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PostPosted: Wed May 16, 2012 9:04 am 
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treehuggingoctopus wrote:
Namdrol wrote:
According to our karmic vision plants are non-sentient. But according to Padmasambhava in the Khandro Nyinthig:

After first being created by the energy (rtsal) of wisdom, in the middle, as it was not recognized that the body of the refined part of the assembled elements actually is the five wisdoms, since this was not realized through intellectual views, the non-sentient and sentient both appear, but don’t believe it... As such, the sign of non-duality is [the body] disappearing into wisdom without any effluents because the critical point of the non-duality or sameness of the non-sentient and the sentient was understood according to the Guru’s intimate instructions.


Thanks a lot.

This is part of the all inclusive view of Dzogchen where there really isn't 'reality' - just wisdom. So it's not saying plants are sentient and it's not saying that they are not. It's not making claims about sentience as such or that there is a reality that can be established as anything other than wisdom.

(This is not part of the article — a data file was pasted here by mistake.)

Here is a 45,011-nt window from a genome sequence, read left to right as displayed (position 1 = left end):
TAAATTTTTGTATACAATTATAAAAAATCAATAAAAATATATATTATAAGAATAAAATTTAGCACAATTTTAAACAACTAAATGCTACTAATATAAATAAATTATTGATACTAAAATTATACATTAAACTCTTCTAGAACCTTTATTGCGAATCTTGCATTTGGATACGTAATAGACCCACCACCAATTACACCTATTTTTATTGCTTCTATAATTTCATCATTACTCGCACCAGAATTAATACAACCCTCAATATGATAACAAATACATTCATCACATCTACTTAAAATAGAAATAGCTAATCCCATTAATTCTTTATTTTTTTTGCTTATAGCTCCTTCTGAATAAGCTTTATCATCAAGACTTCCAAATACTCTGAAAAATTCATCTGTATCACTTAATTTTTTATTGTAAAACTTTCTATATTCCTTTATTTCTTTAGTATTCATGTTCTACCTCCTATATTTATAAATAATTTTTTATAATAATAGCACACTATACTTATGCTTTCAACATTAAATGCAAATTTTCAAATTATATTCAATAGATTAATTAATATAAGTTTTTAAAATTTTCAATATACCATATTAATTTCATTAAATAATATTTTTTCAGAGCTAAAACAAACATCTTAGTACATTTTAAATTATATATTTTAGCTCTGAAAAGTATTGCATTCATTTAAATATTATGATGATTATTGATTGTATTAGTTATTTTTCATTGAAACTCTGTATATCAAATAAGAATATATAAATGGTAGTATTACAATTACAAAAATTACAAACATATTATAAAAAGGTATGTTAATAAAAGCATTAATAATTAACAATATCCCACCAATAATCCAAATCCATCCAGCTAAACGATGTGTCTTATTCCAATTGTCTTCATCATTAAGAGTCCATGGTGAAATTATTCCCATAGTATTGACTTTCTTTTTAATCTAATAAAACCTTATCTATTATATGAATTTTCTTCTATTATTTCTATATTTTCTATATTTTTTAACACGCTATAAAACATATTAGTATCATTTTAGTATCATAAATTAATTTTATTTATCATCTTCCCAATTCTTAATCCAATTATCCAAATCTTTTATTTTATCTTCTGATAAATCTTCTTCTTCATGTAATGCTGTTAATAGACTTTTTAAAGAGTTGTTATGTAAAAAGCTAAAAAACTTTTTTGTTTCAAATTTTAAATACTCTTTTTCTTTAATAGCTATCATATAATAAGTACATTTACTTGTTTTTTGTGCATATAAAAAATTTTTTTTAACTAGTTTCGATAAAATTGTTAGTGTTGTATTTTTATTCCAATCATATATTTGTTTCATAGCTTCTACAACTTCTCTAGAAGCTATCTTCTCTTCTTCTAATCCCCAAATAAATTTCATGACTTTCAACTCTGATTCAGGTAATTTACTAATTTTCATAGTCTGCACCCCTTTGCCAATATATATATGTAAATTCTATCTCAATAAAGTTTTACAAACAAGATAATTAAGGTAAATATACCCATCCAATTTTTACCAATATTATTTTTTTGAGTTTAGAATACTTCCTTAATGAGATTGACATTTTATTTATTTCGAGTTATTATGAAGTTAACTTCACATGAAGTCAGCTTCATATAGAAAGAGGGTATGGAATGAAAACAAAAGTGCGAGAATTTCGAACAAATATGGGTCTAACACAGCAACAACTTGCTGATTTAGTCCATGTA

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"What is the All? Simply the eye & forms, ear & sounds, nose & aromas, tongue & flavors, body & tactile sensations, intellect & ideas. This, monks, is called the All. Anyone who would say, 'Repudiating this All, I will describe another,' if questioned on what exactly might be the grounds for his statement, would be unable to explain, and furthermore, would be put to grief. Why? Because it lies beyond range." Sabba Sutta.


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PostPosted: Wed May 16, 2012 11:54 am 
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Thrasymachus wrote:
"To me thinking you can actually become enlightened is hubris, it is just an ideal."
meaning that you don't really believe it to begin with.


This says to me that you do not actually believe in the possibility of liberation from samsara,
and that is the purpose of The Buddha's teaching of the dharma.
That's why I said that you are abandoning Dharma in favor of vegetarianism.
Maybe it would be more accurate to say that you are pitting one against the other.

It's great that you are a vegan. But who cares?